Sure, I’ve applied for graduate schools, grants and scholarships, teaching assistantships, and once, a course lectureship. And I’ve had jobs outside of the academy too, ranging from gymnastics coach to in-China program instructor. Some of these applications required CVs, a cover letter, or interview, but none required all the elements (that I’m told) are part of getting a job. Needless to say, as I near the end of my doctoral degree, it’s time to start wising up about getting a job.
In a bid to professionalize, I registered for McGill’s Career and Planning Services (CAPS) workshop series.
There’s a total of six workshops: 1) Build your job search tools (CV, cover letter, interview), 2) Discover the hidden job market, 3) Perfect your professional image, 4) Practice networking, 5) Practice interviewing, and 6) Practice case interviewing. You will notice even from these titles that there is overlap, but the series is additive, I can assure you.
The registration process is simple: log into myFuture (either directly here, or via the link in myMcGill), go to the “Events” tab on the main red header, and search for “Workshops” in the panel listing the events. You still might have to do some scrolling through to find all workshops offered, but they are there. Note that CAPS runs a different series for undergraduates, and graduate students.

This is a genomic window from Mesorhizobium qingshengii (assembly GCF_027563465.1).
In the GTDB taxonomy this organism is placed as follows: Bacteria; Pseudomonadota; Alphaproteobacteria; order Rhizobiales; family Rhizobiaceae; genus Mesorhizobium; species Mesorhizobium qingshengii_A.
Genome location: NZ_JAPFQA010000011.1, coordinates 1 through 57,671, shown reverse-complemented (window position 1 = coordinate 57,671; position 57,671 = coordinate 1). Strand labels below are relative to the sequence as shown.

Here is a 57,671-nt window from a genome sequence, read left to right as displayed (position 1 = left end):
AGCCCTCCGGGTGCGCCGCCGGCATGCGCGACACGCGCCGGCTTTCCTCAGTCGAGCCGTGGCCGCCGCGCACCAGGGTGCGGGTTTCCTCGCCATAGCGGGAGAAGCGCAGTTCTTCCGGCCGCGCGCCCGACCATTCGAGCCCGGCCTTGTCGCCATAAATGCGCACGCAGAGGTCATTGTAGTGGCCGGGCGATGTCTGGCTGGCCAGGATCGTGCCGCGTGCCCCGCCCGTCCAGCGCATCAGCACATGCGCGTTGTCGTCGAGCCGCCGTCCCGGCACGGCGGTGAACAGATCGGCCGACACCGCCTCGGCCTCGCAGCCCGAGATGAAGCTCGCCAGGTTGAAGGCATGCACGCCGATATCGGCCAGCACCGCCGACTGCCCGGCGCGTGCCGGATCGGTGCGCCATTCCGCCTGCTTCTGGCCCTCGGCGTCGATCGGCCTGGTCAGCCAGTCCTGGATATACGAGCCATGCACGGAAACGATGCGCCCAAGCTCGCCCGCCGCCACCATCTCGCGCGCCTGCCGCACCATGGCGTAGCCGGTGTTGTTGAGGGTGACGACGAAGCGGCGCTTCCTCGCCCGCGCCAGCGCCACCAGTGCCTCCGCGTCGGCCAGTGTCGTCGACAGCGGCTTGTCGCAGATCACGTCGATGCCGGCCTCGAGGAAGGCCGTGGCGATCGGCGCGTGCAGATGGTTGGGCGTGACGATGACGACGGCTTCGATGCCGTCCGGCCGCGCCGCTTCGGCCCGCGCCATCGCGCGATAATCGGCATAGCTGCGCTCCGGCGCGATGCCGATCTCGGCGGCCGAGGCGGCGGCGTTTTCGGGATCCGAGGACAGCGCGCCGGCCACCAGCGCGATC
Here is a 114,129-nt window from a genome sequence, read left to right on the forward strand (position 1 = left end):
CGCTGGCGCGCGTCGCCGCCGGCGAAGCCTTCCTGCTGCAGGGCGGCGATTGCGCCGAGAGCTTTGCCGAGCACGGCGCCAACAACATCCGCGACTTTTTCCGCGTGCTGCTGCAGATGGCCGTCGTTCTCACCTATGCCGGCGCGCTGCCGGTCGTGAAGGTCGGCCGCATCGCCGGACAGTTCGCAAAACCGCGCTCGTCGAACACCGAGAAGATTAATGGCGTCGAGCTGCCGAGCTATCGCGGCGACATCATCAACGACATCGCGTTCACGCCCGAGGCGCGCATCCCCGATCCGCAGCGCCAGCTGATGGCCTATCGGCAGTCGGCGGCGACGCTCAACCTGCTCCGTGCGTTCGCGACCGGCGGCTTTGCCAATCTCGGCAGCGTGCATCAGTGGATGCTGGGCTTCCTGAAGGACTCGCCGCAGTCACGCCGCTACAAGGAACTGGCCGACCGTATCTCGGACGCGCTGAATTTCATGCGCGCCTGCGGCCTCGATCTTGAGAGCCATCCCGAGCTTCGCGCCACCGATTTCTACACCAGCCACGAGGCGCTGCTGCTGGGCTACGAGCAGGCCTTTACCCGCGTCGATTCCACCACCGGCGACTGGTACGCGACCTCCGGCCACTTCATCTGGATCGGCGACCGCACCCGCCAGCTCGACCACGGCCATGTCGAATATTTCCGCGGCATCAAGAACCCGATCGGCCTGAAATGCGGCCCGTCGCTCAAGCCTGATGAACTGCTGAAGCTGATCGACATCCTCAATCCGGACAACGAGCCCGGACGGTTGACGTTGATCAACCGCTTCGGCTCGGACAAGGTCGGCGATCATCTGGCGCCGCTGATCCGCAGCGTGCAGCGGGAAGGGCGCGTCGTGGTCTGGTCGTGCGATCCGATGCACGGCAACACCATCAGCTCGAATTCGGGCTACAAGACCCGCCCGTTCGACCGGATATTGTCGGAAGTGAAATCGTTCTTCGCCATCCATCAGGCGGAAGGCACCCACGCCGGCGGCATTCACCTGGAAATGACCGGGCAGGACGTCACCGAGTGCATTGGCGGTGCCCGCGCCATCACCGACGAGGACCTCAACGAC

For me, most of the information delivered during the workshops was fairly straight-forward and intuitive. Nothing ground-shaking. This is perhaps a reflection more on my age and frequent discussions with employed friends about how to go about getting a job rather than the workshop contents or facilitators.
Still, it was very helpful to have the disparate components of professionalization compiled and presented over the course of a couple of weeks. And I learned a couple of tips and tricks along the way as well.
I particularly liked the suggestion to prepare for interviews by going over your CV, and coding your different experiences by listing out specific hard and soft skills, as well as coming up with a story for each. For example, I shouldn’t wait to be asked in an interview about a challenging situation I confronted while researching tuberculosis patients for my doctoral degree. Instead, I should plot out a short story that serves to highlight the different skills I employed in order to overcome such tough situations, such as networking in order to gain research affiliation, Chinese language needed to conduct interviews, and tools to analyze data and produce results. As one of the workshop facilitators stated: “Going to an interview is becoming a storyteller. Stories make it interesting, and also shows evidence about the skills you’re talking about.”
Finally, I truly appreciate the friendly and helpful atmosphere created by the CAPS facilitators. I went on to have a private meeting with one in order to personally review my LinkedIn profile (It was very useful.). In addition to these workshops, CAPS offers a variety of other short workshops, and one-on-one help, including CV reviews and mock interviews.
All in all, I would highly recommend graduate students taking full advantage of the services offered through CAPS.